Link About It: This Week’s Picks

Award-winning iPhone photos, an uncuttable material, the future of video calls and more from around the web

An Uncuttable Material Inspired by Abalone Shells

A new material called Proteus made from “ceramic spheres embedded in a cellular structure made of metallic foam” that’s believed to be uncuttable could revolutionize security. Inspired by abalone shells—which are composed of an essentially weak material that’s arranged in a manner that makes the shells super-strong—Proteus may be used in various ways, from bank vault doors to bike locks. After being tested with angle-grinders, water jets, drills and other tools, Proteus proved itself impenetrable. Fast Company explains, “The ceramic spheres inside the material vibrate so much that it blunts the tool attempting to cut through. As some of the spheres also break apart into small, hard fragments, those pieces act like rough sandpaper, further wearing down the tool.” Read more about this fascinating material and its potential at Fast Company.
Image courtesy of stickytoffeepudding/iStock

First-Ever Photo of a Solar System Like Ours

Images of exoplanets are extremely uncommon, but even more rare is an image of such a planet as part of a greater solar system like ours. Astronomers, however, have just shared one such photo captured by the European Southern Observatory’s Very Large Telescope. The picture of TYC 8998-760-1, located approximately 300 light years from Earth, reveals “a Sun-like star, orbited by multiple exoplanets.” This set-up is remarkably similar to our system within the Milky Way (where the Sun is orbited by planets, dwarf planets, many moons, and millions of asteroids, comets and meteoroids). It’s also inherently different. The sun in the image is described as a “very young version of our own” (at 17 million years old) and is orbited by “gas giants” (like Jupiter or Saturn) that are “320 times the distance we are from the Sun.” Despite the differences, the similarities prove to be fascinating, with lead researcher Alexander Bohn explaining, “The possibility that future instruments, such as those available on the ELT, will be able to detect even lower-mass planets around this star marks an important milestone in understanding multi-planet systems, with potential implications for the history of our own Solar System.” Read more at The Independent.
Image courtesy European Southern Observatory and Alexander Bohn

Kris Lemsalu Malone + Kyp Malone Lemsalu’s “Love Song Sing Along (Once Again With Feeling!)” Exhibit

Acclaimed Estonian artist Kris Lemsalu Malone (who represented the Baltic nation at 2019’s Venice Biennale) and her husband Kyp Malone Lemsalu (of the band TV on the Radio) have partnered once again, this time on an imaginative, immersive exhibition for Tallinn’s Kai Art Center. It’s a rebirth (and extension) of their KW Institute for Contemporary Art exhibit which shuttered early in Berlin because of COVID-19. For Love Song Sing Along (Once Again With Feeling!), the Brooklyn-based couple populate their own version of a creation myth with an array of characters—as eccentric sculptures and upon tapestries. As with their previous collaborations, Kyp has built the exhibitions soundscape, too. See more of the installation images at Kai Art Center’s site.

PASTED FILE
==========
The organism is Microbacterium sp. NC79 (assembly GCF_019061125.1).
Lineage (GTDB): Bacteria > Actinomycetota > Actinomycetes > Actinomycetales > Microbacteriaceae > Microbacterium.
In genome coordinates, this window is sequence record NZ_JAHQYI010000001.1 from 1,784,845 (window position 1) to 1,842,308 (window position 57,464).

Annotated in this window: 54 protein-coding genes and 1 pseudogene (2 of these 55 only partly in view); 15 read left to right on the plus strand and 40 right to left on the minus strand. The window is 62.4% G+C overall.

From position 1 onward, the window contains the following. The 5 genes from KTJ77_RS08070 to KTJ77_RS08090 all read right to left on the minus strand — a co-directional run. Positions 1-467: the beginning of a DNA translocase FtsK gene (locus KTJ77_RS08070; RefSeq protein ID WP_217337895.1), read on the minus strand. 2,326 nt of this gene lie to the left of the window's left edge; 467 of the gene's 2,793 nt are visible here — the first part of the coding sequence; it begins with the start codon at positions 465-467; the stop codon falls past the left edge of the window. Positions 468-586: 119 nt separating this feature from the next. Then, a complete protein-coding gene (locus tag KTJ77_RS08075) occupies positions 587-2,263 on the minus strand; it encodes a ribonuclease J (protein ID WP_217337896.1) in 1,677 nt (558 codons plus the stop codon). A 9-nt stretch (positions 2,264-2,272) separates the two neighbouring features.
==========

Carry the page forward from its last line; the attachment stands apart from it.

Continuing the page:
Image courtesy of Stanislav Stepaško

Japan’s New Earthquake-Proof Bullet Train

Commissioned by the Central Japan Railway Company to offer support during the now-postponed 2020 Olympics, the new N700S (Supreme) bullet train runs the roughly 250-mile stretch between Tokyo and Osaka. Though it can reach 224mph, it’s being capped at 177 for safety reasons—and it incorporates better brakes and running controls for slowing and stopping. Its makers also claim that the train is earthquake-proof thanks to an onboard power source and different running modes for adjusting to dangerous track. Read more about the speedy, safe train—which made its debut on 1 July—at Popular Mechanics.
Image courtesy of JR Central

Reincubate’s Camo App Elevates Your Video Calls

An app that essentially transforms your iPhone or iPad into a professional webcam for your Mac, Reincubate’s Camo elevates your (perhaps all-too-frequent) video calls. It works by streaming and processing camera data in the iOS app and sending it to your desktop instead of using the computer’s lower quality camera. Super-useful—especially for presentations—Camo works with everything from Zoom to Slack, Skype, Meet, Microsoft Teams, Chrome, Firefox, QuickTime, WebEx Teams and others, without special or complicated commands. The free option provides 720p video quality with a watermark appearing during calls, while the full version ($40 a year) offers 1080p video quality and the ability to adjust color, exposure, brightness and more. Read about the new app at Apple Insider.
Image courtesy of Reincubate

2020’s iPhone Photography Awards Winners

Entries in the 13th Annual iPhone Photography Awards spanned 140 countries and several generations of the device, from the iPhone 6 through the new 11 Pro. Dimpy Bhalotia (India), the talent behind the pictured “Flying Boys” shot, took the Grand Prize and Photographer of the Year awards, while first place went to Artsiom Baryshau (Belarus), second to Geli Zhao (China), and third to Saif Hussain (Iraq). There were also first, second, and third place awards given to photographers in 18 different style categories—from abstract to sunsets. Read more and see a handful of winners at Mashable.
Image courtesy of Dimpy Bhalotia

Link About It is our filtered look at the web, shared daily in Link and on social media, and rounded up every Saturday morning. Hero image courtesy of Stanislav Stepaško